The Australian Greens will push for lobbyist reform to close the loophole which has allowed minor party preference consultant Glenn Druery to remain off the Register of Lobbyists because his firm says it does not lobby government representatives, only non-government politicians.
Greens Senator and democracy spokesperson Lee Rhiannon said, “When Parliament resumes I will work to amend 3.4 and 3.5 of the Lobbying Code of Conduct to include non-government MPs, including cross benchers and opposition MPs as they are often key decision makers in parliament and need to be part of the reporting requirements.
“With minor party Senators in the key balance of power position there is an urgent need for transparency of their interest with lobbyists.
”The footprint that lobbyists leave should be clear for all to see, so that the public feel more confident in how the democratic process operates, how decisions are made, who is attempting to influence decision makers and how they are handling that.
“In 2012 a Senate inquiry into the federal regulation of lobbyists failed to make any recommendations for reform, despite clear evidence that Australia lags behind countries like Canada and the US and widespread calls for the regulation of in-house lobbyists and the lobbying of all MPs
“The Greens once again call for an Office of the Commission of Lobbying, which would be an independent body that would report directly to the federal parliament. It would have auditing and investigative powers and a mandate to enforce a new lobbying act and a lobbyist code of conduct.
“This Office would bring Australia into line with the higher standards that lobbyists in Canada and the US have to operate under.
“Labor and the Coalition have shown a reluctance to strengthen the rules under which lobbyists operate in the federal parliament, and now we are in a situation where Mr Druery, a lobbyist and strategist, is able to lobby crucial crossbench Senators without adequate disclosure and transparency.
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Summary of Greens recommendations
1. Establish an Office of the Commissioner of Lobbying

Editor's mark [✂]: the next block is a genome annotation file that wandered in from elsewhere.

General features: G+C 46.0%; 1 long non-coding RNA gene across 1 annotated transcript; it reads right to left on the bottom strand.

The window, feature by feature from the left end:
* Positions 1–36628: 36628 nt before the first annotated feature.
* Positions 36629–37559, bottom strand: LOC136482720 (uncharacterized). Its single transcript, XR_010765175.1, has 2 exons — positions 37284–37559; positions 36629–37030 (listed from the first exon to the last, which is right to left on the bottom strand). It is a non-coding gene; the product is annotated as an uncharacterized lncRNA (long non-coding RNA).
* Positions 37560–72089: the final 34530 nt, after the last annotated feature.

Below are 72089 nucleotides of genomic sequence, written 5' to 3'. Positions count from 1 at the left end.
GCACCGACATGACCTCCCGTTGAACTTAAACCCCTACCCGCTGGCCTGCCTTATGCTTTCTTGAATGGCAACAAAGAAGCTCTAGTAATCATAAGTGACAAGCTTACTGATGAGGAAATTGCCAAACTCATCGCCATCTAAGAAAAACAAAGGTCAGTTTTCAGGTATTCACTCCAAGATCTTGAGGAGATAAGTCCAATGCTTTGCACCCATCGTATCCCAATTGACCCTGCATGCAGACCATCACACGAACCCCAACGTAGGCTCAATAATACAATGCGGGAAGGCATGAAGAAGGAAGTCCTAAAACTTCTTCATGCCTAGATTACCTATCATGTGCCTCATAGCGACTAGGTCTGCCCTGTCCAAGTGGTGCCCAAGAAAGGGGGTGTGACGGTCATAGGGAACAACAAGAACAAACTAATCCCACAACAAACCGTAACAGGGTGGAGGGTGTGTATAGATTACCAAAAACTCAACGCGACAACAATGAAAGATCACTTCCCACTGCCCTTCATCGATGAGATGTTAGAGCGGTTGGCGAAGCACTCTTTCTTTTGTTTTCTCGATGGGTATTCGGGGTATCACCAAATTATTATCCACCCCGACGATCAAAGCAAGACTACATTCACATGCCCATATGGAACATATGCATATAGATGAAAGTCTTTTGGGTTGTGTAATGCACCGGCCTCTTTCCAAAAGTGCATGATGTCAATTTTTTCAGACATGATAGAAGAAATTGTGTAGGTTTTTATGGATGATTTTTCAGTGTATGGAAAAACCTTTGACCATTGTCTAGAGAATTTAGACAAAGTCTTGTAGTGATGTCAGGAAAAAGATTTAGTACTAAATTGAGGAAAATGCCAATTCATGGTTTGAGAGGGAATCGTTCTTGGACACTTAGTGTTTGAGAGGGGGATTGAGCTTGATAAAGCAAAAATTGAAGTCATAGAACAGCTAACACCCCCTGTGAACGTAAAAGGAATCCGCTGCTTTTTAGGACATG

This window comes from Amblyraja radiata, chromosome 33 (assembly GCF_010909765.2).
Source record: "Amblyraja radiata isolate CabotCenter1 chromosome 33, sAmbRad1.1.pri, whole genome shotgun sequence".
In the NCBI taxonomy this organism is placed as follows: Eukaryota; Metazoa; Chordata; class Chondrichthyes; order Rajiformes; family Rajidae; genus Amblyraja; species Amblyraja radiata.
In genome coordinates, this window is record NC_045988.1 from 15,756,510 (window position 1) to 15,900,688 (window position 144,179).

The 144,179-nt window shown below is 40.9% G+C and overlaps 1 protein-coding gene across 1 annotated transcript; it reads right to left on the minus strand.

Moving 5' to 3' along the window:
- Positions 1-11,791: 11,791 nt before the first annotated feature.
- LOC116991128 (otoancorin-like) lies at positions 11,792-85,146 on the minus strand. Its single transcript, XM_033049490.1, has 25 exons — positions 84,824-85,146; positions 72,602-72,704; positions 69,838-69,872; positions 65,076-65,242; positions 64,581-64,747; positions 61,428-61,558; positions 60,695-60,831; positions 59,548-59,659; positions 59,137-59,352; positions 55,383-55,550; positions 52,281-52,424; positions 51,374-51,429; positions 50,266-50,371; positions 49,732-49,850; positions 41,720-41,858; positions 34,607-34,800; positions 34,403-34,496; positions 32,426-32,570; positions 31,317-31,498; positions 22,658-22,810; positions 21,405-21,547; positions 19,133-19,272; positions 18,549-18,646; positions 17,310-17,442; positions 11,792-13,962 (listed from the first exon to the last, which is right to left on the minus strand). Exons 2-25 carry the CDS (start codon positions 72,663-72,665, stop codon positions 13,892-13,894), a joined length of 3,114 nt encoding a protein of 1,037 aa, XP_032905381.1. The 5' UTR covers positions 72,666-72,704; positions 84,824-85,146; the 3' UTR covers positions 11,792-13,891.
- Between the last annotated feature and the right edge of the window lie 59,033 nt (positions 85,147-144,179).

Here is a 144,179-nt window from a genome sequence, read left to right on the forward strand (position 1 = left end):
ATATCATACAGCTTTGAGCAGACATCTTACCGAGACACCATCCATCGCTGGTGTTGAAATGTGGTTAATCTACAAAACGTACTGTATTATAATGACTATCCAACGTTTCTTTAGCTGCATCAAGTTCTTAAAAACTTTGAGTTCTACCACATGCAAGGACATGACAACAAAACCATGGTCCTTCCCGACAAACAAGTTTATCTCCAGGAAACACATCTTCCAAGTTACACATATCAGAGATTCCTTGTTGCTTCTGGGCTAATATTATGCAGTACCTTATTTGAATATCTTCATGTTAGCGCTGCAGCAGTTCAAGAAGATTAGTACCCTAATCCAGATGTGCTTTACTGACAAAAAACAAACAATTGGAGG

The Australian Greens believe oversight of lobbying should rest with an independent body similar to the Canadian Commissioner of Lobbying. This independent body would report direct to federal parliament and have auditing and investigative powers and a mandate to enforce a new Lobbying Act and Lobbyists’ Code of Conduct.
2. Provide a legislative framework
The Australian Greens support a legislative framework for the regulation of lobbying.
3. Expand who is the subject of lobbying
The Australian Greens believe there is a strong case for expanding the target of lobbying from government ministers to include all MPs and Senators, including cross benchers and opposition MPs, as occurs in the US and Canada.
4. Widen who is defined as a lobbyist
Expand the scope of lobbying to include corporations and organisations employing in-house lobbyists, many of whom are in a position to influence government policy.
5. Strengthen disclosure requirements
The Australian Greens believe the scheme should require the disclosure, in a timely manner, of when the lobbying occurred, who stood to benefit, who was lobbied, the subject matter of the lobbying and the meeting outcome.
6. Enhance compliance and review
The Australian Greens support: the proposed Commissioner for Lobbying receiving and investigating complaints; strengthened and meaningful sanctions applying to MPs, public servants and lobbyists and proper appeal rights.
7. Strengthen post separation employment provisions
The Australian Greens believe there should be a five year ban on ex-ministers working as lobbyists.
8. Ban success fees
The Australian Greens support a ban on the payment of success fees to lobbyists.